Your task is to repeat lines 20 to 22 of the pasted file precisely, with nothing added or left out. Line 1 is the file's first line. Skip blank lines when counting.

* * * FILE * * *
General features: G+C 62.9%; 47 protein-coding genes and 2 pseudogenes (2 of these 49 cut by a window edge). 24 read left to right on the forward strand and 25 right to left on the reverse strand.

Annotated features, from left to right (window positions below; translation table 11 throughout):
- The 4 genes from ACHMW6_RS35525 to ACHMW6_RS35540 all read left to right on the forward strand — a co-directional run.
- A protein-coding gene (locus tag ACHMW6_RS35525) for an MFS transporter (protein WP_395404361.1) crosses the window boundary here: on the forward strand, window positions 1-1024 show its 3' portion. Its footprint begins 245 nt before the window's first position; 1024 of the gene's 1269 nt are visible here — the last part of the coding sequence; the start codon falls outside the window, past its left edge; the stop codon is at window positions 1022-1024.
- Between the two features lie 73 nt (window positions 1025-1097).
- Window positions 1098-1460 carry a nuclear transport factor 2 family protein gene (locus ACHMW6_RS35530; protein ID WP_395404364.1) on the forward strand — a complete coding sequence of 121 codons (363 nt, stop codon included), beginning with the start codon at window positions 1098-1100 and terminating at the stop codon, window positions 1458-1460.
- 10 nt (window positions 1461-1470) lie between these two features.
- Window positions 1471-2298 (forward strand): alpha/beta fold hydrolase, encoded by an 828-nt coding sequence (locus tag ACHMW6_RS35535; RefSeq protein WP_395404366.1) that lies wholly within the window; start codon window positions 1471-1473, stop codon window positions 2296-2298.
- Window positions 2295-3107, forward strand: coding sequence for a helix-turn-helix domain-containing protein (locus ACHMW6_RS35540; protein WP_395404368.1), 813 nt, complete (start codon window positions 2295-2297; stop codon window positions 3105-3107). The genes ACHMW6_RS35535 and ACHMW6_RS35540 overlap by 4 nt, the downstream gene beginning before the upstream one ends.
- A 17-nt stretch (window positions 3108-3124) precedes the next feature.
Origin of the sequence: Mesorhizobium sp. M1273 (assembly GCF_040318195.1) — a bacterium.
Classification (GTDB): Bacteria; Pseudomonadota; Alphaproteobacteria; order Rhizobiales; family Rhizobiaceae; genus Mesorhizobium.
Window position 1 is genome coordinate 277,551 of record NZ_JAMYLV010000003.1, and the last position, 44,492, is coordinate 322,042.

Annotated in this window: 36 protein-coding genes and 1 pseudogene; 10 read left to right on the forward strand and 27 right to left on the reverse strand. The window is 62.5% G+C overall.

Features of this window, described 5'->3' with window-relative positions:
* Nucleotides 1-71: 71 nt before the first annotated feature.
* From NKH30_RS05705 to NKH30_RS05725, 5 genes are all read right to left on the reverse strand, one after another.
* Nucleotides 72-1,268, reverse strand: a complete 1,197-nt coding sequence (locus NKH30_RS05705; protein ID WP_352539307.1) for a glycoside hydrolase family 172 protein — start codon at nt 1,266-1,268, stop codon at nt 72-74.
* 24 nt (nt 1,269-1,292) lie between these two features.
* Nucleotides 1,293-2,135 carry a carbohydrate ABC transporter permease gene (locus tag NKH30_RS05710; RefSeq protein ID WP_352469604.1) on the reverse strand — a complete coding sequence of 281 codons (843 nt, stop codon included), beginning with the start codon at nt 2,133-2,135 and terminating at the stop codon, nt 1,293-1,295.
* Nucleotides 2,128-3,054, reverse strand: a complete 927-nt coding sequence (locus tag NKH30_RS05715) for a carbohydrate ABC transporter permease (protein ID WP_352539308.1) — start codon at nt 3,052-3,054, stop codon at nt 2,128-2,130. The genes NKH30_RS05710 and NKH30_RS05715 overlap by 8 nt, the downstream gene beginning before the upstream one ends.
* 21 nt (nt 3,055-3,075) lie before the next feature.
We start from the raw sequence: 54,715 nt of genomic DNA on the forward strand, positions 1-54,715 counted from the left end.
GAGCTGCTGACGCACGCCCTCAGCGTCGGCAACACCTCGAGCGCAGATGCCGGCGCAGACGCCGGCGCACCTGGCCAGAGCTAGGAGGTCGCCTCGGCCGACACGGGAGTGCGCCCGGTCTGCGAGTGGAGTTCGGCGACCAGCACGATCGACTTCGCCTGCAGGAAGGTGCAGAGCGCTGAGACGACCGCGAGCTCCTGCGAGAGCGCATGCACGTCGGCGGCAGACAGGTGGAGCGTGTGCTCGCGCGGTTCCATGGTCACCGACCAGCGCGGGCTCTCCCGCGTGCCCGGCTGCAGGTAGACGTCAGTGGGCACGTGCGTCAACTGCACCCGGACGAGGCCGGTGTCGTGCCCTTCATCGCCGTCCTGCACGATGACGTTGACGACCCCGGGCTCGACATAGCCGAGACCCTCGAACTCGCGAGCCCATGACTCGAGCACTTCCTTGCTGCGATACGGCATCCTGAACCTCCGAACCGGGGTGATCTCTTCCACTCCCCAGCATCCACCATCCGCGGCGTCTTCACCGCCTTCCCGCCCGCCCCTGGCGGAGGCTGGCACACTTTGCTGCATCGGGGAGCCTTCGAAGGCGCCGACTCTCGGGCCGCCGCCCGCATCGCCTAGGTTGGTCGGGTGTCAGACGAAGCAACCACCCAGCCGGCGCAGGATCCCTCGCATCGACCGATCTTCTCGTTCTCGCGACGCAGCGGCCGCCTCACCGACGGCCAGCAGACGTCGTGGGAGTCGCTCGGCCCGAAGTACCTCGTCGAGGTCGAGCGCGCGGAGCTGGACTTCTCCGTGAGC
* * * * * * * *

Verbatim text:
* Nucleotides 1,293-2,135 carry a carbohydrate ABC transporter permease gene (locus tag NKH30_RS05710; RefSeq protein ID WP_352469604.1) on the reverse strand — a complete coding sequence of 281 codons (843 nt, stop codon included), beginning with the start codon at nt 2,133-2,135 and terminating at the stop codon, nt 1,293-1,295.
* Nucleotides 2,128-3,054, reverse strand: a complete 927-nt coding sequence (locus tag NKH30_RS05715) for a carbohydrate ABC transporter permease (protein ID WP_352539308.1) — start codon at nt 3,052-3,054, stop codon at nt 2,128-2,130. The genes NKH30_RS05710 and NKH30_RS05715 overlap by 8 nt, the downstream gene beginning before the upstream one ends.
* 21 nt (nt 3,055-3,075) lie before the next feature.